It happened just before our first Christmas together following the stroke, she told me when to come to the house but she wasn’t at home at the arranged time. It had ceased to surprise me. I went to her daughter’s house as the most likely place to find her. Across the fence I saw Éva moving around in the kitchen and I rang the gate bell but, as luck would have it, it wasn’t working. To shout from the street at such a distance to catch her attention would arouse the neighbours. The street felt hopelessly remote from the house, Éva seemed lost to me on another planet, but looking about it occured to me the street might provide a solution too: soft snow had very recently fallen, a thick carpet lay all around at my disposal. I could make some soft snowballs and throw them against the window. They would make a sound but not be anywhere near hard enough to break the glass. This is what I did, and Éva turned towards the thudding sound, showing that expression of resentment and dismissal that I’d got to know well. Her personal ogre had come to torment her even in this retreat and now he was trying to break the windows to get to her. In annoyance, Éva glared at me and went back to her task. She had no intention of letting me in. Not even if I froze into a block of ice waiting out in the cold.
By Christmas day, I was partly forgiven; distantly Éva was aware that this was the season of goodwill and she should make some concessions, so she invited me for Christmas. That Christmas night was perhaps the beginning of Éva’s emotional recovery and regaining of her trust in me. I held her and she was the most tender towards me that she’s been in many months. She even allowed herself to smile at the comments of mine she no longer found very witty. Towards the approach of midnight before Christmas day, I walked into the bedroom where she was like a child at prayer kneeling in innocence by the bed. But it wasn’t that at all, Éva never prays. It’s simply that climbing into bed she’d slipped and missed and, being determined to do it alone without calling for my help, had tried desperately many, many times until now she didn’t have any more strength in her body to lever herself into bed. When I tried to lift her, she was almost too heavy for me to help. But there was only me. So I kept on pushing until somehow it was done. Now we both lay panting and exhausted on the bed. But we were together, at least. And I felt a little of the Éva I had known had returned and was emanating from her close beside me. I knew then that she would slowly continue her revival until the return was complete. Happy Christmas, Éva! It was one of the happiest for me.
There were other moments which occurred and I asked myself ‘’what will happen the next time if I’m not around?” Like the time when she tapped with the long handled back brush on the bathroom door to indicate she was in trouble. The door was not locked and when I entered I found Éva had fallen over in the shower and she hadn’t enough strength to raise her own dead weight up again. I encircled her with my arms, feeling like one of those dolphin handlers in a Florida aquarium as she slipped out of my grasp. I tried again, she slipped again. I had to learn quickly and dried her off before I tried one more time, trying to pull her back on her feet while her body offered no help of its own. I cannot recall how I finally got her standing again: all that I know is that she is not still there now and I am here. If the thought should occur to you as you struggle with the body that has gone to jelly and won’t obey your wishes, so that you are ashamed to realise your own pathetic impotence and lack of strength: “did I sign up for this?”, then maybe love is not really for you, and maybe a real woman is not for you either. I wasn’t trying to be some super-Catholic bearing my cross with joy, it never entered my mind to question what I was doing; I just thank God that someone who loves Éva as much as I do was able to help, not someone who would go through the motions of caring and inwardly resent the fortune she had brought him.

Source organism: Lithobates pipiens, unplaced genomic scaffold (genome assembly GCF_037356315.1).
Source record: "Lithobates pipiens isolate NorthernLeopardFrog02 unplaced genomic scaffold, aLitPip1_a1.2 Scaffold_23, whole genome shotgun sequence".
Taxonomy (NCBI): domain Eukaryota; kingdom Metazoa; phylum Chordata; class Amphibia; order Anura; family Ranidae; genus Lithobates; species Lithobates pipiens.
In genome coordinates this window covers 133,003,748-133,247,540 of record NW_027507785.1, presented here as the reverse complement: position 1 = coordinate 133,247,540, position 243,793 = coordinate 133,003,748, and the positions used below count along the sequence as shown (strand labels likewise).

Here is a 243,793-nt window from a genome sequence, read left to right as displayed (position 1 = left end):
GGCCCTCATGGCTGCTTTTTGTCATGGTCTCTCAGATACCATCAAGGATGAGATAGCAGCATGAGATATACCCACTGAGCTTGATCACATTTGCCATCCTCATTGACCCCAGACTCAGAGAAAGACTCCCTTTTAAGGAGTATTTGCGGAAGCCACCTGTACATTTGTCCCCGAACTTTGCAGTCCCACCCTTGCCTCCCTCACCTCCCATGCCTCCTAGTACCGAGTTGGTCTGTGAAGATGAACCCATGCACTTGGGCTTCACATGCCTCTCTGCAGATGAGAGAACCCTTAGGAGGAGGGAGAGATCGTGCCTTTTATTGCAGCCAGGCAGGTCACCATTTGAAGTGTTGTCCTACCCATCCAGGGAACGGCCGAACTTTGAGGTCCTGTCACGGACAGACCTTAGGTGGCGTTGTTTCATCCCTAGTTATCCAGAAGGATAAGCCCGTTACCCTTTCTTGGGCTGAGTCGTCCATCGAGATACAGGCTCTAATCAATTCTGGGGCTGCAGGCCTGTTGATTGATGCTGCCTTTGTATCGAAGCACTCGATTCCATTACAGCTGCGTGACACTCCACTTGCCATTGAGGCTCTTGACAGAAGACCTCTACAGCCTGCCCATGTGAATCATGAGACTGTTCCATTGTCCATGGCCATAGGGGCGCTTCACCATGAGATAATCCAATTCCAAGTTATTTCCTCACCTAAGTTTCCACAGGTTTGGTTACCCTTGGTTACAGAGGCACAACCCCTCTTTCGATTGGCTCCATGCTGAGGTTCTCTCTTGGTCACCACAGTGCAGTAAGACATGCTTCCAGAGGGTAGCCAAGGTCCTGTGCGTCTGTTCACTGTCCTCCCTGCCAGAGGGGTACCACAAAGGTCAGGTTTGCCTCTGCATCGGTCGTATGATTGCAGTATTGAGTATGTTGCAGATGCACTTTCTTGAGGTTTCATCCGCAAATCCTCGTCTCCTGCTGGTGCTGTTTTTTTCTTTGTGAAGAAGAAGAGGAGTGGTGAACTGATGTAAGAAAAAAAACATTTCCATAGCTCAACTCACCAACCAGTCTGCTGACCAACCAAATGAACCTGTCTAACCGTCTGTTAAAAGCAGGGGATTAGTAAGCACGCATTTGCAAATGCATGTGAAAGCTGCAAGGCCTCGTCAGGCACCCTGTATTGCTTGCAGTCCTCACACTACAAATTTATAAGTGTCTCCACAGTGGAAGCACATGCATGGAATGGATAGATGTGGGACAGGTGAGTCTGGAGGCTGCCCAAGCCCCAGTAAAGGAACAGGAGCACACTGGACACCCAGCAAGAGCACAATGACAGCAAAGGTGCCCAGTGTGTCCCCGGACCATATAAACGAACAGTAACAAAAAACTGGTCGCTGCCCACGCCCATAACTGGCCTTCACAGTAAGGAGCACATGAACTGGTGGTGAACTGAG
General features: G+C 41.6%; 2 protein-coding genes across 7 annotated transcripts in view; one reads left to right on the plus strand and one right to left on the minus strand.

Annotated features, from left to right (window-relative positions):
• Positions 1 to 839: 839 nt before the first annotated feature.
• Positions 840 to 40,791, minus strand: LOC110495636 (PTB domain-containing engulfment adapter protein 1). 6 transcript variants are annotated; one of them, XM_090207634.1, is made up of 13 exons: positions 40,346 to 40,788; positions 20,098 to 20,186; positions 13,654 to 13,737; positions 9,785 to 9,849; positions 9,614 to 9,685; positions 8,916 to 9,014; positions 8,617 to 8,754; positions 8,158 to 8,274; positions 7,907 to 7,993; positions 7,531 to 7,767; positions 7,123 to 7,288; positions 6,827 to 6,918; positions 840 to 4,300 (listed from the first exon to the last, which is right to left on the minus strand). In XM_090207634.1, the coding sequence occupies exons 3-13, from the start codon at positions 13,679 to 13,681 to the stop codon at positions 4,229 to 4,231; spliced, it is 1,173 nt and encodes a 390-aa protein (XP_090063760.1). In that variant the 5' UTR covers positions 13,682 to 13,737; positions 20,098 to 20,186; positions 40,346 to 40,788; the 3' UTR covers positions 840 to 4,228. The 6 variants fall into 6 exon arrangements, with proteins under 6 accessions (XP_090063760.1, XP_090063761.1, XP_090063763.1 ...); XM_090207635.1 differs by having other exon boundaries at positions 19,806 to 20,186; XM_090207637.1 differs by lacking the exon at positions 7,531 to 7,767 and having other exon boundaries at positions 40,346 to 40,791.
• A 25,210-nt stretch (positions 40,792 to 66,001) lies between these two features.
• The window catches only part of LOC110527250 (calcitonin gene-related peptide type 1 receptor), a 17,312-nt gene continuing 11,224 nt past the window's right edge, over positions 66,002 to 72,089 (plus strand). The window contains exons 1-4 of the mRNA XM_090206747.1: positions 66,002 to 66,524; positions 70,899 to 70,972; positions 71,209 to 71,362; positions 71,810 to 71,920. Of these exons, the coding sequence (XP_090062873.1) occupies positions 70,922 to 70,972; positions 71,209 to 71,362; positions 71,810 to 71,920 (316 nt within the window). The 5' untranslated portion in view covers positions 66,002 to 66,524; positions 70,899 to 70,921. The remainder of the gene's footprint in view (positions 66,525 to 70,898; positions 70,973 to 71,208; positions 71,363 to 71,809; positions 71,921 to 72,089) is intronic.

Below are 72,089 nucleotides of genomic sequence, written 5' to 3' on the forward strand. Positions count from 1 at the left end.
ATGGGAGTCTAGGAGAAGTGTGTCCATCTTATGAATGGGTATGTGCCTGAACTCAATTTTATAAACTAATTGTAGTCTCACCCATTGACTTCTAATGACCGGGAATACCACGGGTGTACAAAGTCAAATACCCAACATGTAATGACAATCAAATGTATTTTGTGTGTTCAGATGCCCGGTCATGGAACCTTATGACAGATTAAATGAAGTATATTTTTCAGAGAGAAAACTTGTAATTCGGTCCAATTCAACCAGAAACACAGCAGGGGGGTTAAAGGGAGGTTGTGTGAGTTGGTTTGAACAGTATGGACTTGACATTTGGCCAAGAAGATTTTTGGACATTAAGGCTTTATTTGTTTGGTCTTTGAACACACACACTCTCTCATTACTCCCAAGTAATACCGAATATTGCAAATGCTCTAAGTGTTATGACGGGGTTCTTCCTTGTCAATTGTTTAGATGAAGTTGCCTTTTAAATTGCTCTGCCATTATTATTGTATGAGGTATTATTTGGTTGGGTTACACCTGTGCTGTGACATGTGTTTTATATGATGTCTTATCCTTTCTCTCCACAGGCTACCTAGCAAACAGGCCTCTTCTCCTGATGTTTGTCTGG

Although her stroke has aged her terribly, Éva is that rarest and most beautiful thing amongst women, a beautiful woman who doesn’t know she’s beautiful. When I sometimes call her ‘my filmstar’, she gives me a look of amused incomprehension; what is this man talking about? But I find it sad in a way that she is unaware of the aura of magic surrounding her which I see. For nine years now, Éva has been my trophy granny, my prize to show off to the rest of the world. By this time, I have to say, I’m certain nobody is watching to express their admiration and approval, no one is burning with envy of me, wishing he could take my place. I am the only one watching. If Éva has anything to display, it must surely be to me. What she shows me is that love and passion and adoration are possible right up to the very last moments of our lives, we simply need the courage to express it.
Love later in life. It makes us happy and sad at the same time, as nearing the end of something that was beautiful must do. We want to believe that through the strength of our convictions life will be good to us and grant us the reward of many additional years and freedom from pain; but it is not so. Éva might have another stroke at any time, or I might be the one to suffer next; in a moment it might all be over for either of us, who can say? Meanwhile, Éva and l remain true to our chosen parts as Bear and Squirrel, we watch out for each other daily; we protect and care for one another when there is no one else. In the woods of our imagination, we frolic and play and try not to think of the dangerous world that surrounds us. The life Bear and Squirrel have made together seems so idyllically happy and joyous, we pull off the let’s-pretend so completely, at times we ourselves are convinced into believing that it can’t possibly ever end.